It is apparent from these disparate results that there exists no clear agreement on the value of CTX as a biochemical marker for predicting development of BRONJ. The limitations of the studies reviewed included relatively low power because of small sample sizes and differences in interpretation related to IV versus oral administration of the drug. Only 3 of the studies reviewed recommended CTX as a marker for predicting BRONJ.


A review of the evidence in the literature indicates no obvious consensus on the effectiveness of CTX as a marker for BRONJ. In fact, some researchers are examining alternatives to CTX that may prove more promising. Recent studies have shown that radiographic evidence of widening of the periodontal ligament may be more sensitive than CTX in predicting BRONJ,10 whereas others are examining different biochemical markers, such as serum osteocalcin.18 The literature indicates that no single marker reliably predicts BRONJ, and a combination of evidence must be analyzed to determine risk. CTX remains more reliable and less variable than N-telopeptide, bone-specific alkaline phosphate or parathyroid hormone,1,5,19 but treatment should not be determined by the result of a single test alone. Good clinical judgment and a thorough review of the medical history remain the most effective means of determining appropriate treatment. In particular, the route and duration of bisphosphonate therapy must be considered to properly interpret CTX results. The obvious danger is that patients with a history of bisphosphonate use will be labelled as having a high risk and, as such, may experience limited access to care because of clinicians’ reluctance to treat this patient population.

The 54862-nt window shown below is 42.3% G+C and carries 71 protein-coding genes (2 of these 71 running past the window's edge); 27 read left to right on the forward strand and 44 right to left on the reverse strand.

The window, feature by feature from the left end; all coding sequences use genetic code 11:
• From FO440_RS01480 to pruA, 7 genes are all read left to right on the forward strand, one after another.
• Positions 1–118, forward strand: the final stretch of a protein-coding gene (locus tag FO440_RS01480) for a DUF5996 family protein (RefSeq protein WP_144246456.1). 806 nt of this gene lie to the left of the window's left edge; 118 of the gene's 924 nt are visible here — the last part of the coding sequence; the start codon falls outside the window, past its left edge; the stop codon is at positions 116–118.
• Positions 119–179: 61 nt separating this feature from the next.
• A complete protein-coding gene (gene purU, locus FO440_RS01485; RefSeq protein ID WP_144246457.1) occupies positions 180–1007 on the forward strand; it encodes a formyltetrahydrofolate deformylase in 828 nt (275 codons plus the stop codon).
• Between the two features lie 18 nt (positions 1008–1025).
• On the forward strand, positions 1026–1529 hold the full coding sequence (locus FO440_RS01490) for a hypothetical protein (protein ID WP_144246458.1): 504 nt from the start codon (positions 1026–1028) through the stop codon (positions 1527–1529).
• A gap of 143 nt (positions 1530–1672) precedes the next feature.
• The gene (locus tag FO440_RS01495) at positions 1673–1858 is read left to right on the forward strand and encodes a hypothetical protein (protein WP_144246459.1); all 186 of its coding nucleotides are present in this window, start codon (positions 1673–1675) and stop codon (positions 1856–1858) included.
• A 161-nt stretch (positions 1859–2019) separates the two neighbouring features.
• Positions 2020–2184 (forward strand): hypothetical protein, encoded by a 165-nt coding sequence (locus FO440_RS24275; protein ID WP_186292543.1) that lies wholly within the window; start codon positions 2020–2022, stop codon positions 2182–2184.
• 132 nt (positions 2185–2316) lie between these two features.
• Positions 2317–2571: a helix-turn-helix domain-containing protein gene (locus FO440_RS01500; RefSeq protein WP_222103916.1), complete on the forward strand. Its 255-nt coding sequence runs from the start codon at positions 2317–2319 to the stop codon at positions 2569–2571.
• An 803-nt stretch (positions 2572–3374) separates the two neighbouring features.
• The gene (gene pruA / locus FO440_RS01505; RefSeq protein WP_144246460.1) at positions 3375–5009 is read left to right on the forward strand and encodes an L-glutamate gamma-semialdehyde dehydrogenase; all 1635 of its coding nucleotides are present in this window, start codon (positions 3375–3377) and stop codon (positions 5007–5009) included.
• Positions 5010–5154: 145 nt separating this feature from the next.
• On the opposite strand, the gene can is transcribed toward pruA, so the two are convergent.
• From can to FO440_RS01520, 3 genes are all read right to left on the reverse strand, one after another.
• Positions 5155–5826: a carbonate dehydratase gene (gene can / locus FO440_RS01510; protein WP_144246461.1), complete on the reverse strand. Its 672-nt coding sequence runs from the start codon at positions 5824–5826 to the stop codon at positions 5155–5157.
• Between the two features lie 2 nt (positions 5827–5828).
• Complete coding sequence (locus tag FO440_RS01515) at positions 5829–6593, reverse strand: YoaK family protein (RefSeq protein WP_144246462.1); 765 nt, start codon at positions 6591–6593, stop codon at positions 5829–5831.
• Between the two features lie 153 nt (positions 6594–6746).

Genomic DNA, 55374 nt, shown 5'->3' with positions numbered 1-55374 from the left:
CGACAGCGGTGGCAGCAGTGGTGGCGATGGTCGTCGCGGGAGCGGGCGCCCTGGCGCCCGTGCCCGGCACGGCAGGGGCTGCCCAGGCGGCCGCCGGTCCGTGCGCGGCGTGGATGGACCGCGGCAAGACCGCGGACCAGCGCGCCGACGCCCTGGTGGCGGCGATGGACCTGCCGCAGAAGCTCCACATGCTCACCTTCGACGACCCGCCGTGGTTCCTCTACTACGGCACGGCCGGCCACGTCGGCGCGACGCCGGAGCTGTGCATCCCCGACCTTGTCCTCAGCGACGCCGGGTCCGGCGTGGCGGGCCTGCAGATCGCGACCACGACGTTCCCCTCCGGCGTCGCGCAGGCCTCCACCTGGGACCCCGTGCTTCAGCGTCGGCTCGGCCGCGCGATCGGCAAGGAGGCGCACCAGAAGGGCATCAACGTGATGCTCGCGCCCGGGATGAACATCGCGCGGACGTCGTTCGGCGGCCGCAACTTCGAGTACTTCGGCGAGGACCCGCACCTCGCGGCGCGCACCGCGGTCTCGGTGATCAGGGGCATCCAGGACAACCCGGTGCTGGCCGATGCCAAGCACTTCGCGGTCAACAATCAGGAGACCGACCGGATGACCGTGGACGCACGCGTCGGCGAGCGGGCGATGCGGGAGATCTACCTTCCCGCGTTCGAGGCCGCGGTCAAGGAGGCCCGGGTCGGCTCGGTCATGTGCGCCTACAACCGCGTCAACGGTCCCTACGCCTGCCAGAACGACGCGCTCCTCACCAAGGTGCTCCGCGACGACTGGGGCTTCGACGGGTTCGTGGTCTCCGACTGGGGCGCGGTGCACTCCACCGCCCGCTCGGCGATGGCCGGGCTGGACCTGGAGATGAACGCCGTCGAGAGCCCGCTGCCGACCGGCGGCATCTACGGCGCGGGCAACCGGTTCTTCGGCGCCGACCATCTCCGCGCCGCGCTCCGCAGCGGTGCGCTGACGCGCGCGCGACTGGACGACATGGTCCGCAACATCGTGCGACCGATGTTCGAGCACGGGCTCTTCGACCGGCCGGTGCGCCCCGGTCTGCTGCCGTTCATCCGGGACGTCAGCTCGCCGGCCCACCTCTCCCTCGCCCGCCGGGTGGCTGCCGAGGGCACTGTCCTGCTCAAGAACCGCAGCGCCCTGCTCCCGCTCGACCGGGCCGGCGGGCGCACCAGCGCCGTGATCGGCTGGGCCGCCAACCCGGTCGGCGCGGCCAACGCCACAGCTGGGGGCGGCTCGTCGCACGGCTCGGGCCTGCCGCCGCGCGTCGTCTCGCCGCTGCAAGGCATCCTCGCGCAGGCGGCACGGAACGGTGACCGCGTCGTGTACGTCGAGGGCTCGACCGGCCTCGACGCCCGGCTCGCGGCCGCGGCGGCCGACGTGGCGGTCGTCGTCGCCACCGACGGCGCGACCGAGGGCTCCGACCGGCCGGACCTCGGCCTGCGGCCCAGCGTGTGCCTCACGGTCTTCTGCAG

Currently, there exist many unanswered questions with respect to the value of CTX testing, including differences between fasting and non-fasting states and specific applicability of the test for patients who have received oral and/or IV bisphosphonates. As our understanding of the effects of these drugs continues to expand, further research is warranted to identify reliable tests that are both sensitive and specific in determining the risk of BRONJ.



Dr. Pasoff is a practitioner in Montreal and a Fellow of the International Congress of Oral Implantologists.

Correspondence to: Dr. Michael Pasoff, 4-1350 Greene Ave, Westmount, QC  H3Z 2B1.

Email: michael.pasoff@mail.mcgill.ca

The author has no declared financial interests in any company manufacturing the types of products mentioned in this article.

This article has been peer reviewed.


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Case Vignette 1